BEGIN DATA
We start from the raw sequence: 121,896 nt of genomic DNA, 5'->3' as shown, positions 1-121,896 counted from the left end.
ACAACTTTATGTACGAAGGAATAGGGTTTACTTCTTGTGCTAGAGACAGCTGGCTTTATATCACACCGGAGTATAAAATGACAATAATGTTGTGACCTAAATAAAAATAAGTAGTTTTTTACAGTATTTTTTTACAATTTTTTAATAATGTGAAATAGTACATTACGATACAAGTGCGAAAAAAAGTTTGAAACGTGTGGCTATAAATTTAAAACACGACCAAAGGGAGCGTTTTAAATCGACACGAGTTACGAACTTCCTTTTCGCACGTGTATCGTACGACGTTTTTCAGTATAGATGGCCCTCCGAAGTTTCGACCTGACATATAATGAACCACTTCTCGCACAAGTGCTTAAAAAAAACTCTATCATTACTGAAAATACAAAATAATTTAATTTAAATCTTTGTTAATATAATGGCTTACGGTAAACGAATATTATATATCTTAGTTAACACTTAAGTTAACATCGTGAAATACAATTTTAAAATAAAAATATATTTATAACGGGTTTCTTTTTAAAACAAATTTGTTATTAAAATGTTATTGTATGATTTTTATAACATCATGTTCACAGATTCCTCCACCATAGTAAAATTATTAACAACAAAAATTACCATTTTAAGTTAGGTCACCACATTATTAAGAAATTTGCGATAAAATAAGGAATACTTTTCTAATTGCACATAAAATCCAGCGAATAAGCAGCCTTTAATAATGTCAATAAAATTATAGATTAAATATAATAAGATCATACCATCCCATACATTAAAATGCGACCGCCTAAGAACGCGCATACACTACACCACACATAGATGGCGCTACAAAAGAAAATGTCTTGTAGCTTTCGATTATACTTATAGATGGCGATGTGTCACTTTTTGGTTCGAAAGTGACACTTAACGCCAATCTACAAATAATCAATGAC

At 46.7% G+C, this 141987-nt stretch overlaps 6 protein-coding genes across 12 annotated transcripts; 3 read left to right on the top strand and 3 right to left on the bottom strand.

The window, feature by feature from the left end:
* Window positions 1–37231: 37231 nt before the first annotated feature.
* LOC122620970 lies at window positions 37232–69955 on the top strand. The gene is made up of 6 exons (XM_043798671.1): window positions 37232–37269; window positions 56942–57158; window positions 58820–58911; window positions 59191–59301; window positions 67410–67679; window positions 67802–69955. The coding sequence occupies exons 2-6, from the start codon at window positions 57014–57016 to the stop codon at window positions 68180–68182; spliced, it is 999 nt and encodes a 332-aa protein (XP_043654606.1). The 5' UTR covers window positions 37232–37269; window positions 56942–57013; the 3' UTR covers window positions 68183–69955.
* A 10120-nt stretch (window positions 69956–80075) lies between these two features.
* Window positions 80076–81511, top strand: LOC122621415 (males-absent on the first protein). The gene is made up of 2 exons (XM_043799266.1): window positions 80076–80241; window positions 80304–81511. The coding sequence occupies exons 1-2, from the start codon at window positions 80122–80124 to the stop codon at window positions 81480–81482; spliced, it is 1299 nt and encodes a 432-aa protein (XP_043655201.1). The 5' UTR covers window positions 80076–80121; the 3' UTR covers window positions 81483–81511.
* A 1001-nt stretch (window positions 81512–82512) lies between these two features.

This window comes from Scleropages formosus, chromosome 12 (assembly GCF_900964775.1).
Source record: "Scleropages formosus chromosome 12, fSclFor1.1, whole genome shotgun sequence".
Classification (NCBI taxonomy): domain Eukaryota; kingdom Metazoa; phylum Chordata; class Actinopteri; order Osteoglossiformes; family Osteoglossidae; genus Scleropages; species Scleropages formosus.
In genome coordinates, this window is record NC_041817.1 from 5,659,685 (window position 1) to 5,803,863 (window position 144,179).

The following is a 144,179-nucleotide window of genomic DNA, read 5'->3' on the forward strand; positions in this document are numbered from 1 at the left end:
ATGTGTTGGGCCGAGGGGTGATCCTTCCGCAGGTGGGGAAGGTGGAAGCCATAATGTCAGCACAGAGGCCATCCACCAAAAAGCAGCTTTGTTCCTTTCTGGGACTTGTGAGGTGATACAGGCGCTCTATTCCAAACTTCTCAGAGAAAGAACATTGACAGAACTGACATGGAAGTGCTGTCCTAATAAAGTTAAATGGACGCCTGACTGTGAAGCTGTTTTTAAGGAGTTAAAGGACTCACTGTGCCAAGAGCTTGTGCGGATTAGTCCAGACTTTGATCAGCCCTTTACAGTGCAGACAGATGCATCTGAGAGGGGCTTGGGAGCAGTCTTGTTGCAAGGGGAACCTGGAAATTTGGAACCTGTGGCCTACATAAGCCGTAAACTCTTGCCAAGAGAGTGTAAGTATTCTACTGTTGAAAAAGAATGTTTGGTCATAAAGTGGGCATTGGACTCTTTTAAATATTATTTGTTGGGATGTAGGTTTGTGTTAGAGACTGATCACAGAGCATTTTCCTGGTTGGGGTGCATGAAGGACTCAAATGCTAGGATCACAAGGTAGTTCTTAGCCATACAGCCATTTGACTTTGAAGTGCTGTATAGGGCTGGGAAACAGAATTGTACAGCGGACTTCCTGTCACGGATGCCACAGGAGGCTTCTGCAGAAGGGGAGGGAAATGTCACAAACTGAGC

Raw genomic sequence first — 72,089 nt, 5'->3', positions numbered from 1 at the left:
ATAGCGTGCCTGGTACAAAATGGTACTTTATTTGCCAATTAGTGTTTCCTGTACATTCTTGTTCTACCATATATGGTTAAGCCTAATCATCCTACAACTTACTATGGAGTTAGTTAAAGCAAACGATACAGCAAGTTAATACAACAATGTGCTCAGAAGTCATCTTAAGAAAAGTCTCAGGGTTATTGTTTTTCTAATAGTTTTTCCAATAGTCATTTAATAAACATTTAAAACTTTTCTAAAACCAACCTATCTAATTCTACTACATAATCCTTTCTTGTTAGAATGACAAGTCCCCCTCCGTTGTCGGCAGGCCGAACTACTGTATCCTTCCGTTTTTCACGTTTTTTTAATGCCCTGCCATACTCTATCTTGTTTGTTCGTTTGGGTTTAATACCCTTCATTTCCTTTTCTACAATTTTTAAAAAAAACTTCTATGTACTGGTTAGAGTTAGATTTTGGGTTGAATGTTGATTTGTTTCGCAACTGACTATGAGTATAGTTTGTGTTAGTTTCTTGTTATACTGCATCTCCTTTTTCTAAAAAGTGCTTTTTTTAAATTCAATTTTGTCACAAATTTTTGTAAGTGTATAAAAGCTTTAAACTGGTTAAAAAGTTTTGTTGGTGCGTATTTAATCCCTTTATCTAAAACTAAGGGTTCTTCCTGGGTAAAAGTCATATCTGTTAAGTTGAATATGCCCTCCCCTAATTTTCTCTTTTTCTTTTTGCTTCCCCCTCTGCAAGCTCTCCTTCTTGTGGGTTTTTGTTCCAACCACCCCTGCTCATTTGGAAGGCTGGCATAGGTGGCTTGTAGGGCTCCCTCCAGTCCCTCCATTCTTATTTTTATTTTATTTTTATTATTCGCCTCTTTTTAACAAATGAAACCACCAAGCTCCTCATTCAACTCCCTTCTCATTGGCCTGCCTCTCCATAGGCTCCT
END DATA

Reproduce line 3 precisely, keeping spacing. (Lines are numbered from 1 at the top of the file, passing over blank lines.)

At 46.7% G+C, this 141987-nt stretch overlaps 6 protein-coding genes across 12 annotated transcripts; 3 read left to right on the top strand and 3 right to left on the bottom strand.